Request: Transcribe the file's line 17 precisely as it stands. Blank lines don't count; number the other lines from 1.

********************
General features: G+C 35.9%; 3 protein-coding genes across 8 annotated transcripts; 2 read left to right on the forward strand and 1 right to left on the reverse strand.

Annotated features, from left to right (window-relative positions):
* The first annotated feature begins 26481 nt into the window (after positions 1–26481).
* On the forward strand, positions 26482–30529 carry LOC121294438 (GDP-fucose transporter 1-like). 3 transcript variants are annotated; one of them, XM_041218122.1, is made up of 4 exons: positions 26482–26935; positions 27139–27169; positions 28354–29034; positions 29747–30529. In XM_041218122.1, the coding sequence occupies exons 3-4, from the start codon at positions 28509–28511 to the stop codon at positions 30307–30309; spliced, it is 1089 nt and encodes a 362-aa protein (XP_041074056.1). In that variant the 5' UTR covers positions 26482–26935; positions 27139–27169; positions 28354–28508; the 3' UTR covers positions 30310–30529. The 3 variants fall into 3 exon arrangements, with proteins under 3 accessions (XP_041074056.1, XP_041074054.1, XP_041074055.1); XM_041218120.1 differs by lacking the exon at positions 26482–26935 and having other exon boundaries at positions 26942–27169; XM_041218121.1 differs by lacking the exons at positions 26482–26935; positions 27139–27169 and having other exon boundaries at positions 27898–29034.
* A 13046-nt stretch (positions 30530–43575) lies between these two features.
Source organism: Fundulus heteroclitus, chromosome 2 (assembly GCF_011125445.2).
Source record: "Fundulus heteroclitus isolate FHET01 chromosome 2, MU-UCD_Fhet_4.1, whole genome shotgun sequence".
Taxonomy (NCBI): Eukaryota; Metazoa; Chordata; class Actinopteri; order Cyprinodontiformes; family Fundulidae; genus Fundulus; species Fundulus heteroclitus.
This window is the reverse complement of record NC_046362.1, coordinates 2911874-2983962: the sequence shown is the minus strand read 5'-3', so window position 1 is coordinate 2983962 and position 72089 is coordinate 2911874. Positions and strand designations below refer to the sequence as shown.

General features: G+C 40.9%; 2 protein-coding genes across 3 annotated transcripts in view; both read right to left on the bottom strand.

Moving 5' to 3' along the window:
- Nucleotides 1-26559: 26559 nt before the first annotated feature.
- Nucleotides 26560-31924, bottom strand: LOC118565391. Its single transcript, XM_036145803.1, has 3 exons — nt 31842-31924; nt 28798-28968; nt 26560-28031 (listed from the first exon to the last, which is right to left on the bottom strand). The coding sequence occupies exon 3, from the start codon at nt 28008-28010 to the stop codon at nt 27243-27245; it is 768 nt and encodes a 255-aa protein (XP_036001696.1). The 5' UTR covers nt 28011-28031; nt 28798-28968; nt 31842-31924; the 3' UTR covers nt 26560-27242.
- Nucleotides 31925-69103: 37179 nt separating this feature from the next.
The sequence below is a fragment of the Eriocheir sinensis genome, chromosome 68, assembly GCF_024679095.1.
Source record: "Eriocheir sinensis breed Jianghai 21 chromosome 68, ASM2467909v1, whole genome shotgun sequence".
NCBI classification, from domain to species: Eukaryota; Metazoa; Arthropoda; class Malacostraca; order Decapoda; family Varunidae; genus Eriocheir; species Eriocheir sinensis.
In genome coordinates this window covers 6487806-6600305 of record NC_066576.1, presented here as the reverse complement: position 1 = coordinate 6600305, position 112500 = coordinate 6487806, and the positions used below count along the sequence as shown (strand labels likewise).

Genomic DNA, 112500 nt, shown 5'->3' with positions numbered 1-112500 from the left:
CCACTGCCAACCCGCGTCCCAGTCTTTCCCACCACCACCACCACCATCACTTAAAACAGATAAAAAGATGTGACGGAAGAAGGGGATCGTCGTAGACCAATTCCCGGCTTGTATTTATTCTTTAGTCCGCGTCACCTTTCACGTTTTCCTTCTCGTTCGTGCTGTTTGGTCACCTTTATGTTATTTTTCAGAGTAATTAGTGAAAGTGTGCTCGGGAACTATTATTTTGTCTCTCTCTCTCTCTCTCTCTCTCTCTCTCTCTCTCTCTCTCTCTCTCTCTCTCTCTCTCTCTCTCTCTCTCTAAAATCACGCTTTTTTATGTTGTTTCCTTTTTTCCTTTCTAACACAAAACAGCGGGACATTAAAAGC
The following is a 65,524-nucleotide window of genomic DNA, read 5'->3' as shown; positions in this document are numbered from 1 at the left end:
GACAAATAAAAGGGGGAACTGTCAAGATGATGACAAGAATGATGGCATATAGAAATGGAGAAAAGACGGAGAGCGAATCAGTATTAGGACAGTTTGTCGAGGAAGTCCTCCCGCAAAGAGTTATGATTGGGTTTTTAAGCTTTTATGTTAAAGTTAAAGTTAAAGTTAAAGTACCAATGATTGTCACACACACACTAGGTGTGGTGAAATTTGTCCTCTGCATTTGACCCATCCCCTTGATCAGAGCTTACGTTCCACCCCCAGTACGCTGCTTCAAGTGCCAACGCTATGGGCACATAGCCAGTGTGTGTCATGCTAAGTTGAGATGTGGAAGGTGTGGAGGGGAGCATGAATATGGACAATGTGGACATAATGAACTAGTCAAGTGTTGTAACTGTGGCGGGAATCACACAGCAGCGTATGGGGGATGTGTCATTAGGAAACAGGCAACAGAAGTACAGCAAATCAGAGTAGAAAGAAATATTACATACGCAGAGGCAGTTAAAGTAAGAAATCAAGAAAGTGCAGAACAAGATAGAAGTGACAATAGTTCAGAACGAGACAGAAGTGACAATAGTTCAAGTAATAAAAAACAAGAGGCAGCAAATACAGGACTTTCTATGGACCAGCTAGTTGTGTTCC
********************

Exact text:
NCBI classification, from domain to species: Eukaryota; Metazoa; Arthropoda; class Malacostraca; order Decapoda; family Varunidae; genus Eriocheir; species Eriocheir sinensis.